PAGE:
First, let me state that I'm a 4th generation Italian American; I know nothing about Russian customs other than what I learned in a Russian history class (humanities requirement) a few semesters ago. With that said, I could probably shoot an email to the professor who I took the class with if you want more info, but I think my answer will suffice (but please let me know, he is a pretty cool guy).
Anyway, I would presume it has something to do with Russian culture and the importance of honey in that part of the world. I remember when I was a kid (like 2nd grade I think), we read a collection of short, non-fiction stories of a Russian girl and her grandfather, who was a beekeeper. I cannot remember what the name of the book was nor the author nor whether or not the stories took before or during the Soviet era; but I do remember that honey played a really important role in most of the stories.
Of course there is other more concrete evidence other than my childhood reading material. For instance, just take a look at Russian cuisine. They have a mead-like beverage called Medovukha, which is made with honey and yeast. It's apparently a traditional drink at weddings over there. Also, you've got Russian honey cakes and other food based items. Finally, honey is also a good preservative as it's antibacterial, so it was often mixed in with jams back in the day to preserve them.
So I'd be surprised if many of the ex-soviet brewers didn't use honey as an additive to their beer. Especially if the beers you have in mind are bottle conditioned, they would need to add a sweetener of sorts for proper carbonation. I've used honey in two of my home brews and I like it.
Perhaps some substantiating points:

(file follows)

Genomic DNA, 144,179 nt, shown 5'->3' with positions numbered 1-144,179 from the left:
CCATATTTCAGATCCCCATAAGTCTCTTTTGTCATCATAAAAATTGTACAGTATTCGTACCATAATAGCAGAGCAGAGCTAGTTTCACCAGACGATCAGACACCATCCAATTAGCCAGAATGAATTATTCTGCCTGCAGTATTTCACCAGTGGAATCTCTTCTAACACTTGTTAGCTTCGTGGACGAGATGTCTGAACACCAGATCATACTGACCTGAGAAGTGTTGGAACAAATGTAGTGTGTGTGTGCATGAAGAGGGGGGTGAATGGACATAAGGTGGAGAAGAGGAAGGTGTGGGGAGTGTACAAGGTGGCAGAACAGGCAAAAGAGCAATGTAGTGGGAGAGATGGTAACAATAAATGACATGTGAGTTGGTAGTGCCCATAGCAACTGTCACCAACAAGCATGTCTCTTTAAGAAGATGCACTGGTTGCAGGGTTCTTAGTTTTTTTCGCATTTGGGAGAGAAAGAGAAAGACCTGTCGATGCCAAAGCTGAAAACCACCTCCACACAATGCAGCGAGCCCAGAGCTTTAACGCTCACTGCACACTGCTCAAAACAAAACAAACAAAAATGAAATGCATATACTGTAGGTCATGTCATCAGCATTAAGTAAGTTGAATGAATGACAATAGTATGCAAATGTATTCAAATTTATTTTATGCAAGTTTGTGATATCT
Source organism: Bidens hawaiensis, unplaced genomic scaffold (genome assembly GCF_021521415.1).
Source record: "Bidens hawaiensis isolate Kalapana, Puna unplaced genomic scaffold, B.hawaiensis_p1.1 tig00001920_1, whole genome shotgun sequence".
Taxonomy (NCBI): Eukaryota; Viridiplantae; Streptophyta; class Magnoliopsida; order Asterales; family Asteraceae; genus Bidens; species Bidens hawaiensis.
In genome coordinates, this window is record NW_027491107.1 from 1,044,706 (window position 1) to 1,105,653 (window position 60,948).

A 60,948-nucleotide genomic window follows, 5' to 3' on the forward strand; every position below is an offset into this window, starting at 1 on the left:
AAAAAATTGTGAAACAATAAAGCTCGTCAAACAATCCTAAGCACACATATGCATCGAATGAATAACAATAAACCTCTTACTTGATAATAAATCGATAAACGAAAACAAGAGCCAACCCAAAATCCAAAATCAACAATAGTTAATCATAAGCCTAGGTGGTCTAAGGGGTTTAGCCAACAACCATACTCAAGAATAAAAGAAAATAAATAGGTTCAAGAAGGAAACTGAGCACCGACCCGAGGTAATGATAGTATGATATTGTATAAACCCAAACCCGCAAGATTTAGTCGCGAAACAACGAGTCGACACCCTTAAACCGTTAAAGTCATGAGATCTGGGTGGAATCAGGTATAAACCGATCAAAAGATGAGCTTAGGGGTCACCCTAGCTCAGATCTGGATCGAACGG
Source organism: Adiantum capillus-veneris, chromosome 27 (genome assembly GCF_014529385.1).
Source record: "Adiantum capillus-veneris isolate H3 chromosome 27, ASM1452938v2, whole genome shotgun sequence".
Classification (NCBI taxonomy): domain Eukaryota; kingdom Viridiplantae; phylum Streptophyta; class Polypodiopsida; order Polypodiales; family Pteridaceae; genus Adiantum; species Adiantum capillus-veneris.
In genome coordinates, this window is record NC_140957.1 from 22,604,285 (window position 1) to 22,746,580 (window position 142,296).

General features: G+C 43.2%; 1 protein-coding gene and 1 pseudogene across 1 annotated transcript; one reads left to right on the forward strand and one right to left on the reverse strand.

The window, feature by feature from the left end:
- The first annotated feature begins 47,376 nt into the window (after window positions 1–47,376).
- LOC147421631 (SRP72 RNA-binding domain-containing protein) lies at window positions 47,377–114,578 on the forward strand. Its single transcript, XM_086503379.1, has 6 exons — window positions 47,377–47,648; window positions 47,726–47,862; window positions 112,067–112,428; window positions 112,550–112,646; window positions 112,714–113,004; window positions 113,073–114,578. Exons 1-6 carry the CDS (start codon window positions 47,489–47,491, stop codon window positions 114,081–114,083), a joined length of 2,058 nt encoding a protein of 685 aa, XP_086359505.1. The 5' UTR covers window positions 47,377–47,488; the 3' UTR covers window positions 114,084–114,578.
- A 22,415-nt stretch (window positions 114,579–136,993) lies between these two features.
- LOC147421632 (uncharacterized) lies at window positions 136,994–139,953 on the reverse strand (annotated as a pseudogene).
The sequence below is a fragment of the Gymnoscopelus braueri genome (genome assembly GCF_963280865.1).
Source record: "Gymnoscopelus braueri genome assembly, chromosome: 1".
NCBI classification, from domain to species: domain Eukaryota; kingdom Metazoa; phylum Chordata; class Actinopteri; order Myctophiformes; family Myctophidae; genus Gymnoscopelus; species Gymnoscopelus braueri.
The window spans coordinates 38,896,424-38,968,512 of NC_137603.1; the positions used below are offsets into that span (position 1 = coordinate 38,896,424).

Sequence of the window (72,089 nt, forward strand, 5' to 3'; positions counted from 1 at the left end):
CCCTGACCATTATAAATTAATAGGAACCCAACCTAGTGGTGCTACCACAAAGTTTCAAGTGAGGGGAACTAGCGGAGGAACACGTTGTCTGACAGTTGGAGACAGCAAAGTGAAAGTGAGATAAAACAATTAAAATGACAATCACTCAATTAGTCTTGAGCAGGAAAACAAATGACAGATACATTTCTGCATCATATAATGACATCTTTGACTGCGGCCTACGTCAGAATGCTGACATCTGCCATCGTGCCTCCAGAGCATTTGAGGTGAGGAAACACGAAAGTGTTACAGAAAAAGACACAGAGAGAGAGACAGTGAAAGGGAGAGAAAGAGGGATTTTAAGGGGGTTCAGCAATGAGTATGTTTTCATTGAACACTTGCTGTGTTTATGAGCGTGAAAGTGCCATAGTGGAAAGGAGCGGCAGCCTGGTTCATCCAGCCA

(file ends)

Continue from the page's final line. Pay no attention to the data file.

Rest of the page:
- Baltika Medovoe Light seems to be a popular "first Russian beer" to try. It's a pale lager with natural honey added.
Indeed honey does seem to have played a central role in Russian culture.
Like the Assumption, the three "Saviors" (Spas), August 1, 6, and 16, were associated with the fruits of the earth. The first was called the "Honey" (medovyi) or "Wet Savior" (mokryi Spas), signifying either the gathering of honey or the religious procession and blessing of the waters traditional for this day.
Ivanits, L. "Russian Folk Belief." [http://books.google.com].
According to Russian historian Vasili Kliuchevskii (1841–1911), we must learn about the Russian forest, river and steppe in order to understand the Russian people. [...] "The forest provided the Russian with oak and pine to build his house, it warmed him with aspen and birch, it lit his hut with birchwood splinters, it shod him in birch bast sandals, it gave him plates and dishes, clothed him in hides and furs and fed him honey. The forest was the best shelter from his enemies."
Riordan, J. "Russian Fairy Tales and Their Collectors." [http://books.google.com]
It's notable how closely intertwined honey and their ideals of paradise were, as found by a search for the term "honey" in "The Paradise Myth in Eighteenth-century Russia: Utopian Patterns in Early Secular Russian Literature and Culture" (Baehr, S. L.).
So, though still conjecture, it may be so that Russian culture has had a higher demand for honey notes in their foods and beverages, naturally selecting those tastes.
Frankly, it may simply be the case that there's not an objective ("provable") answer to this question.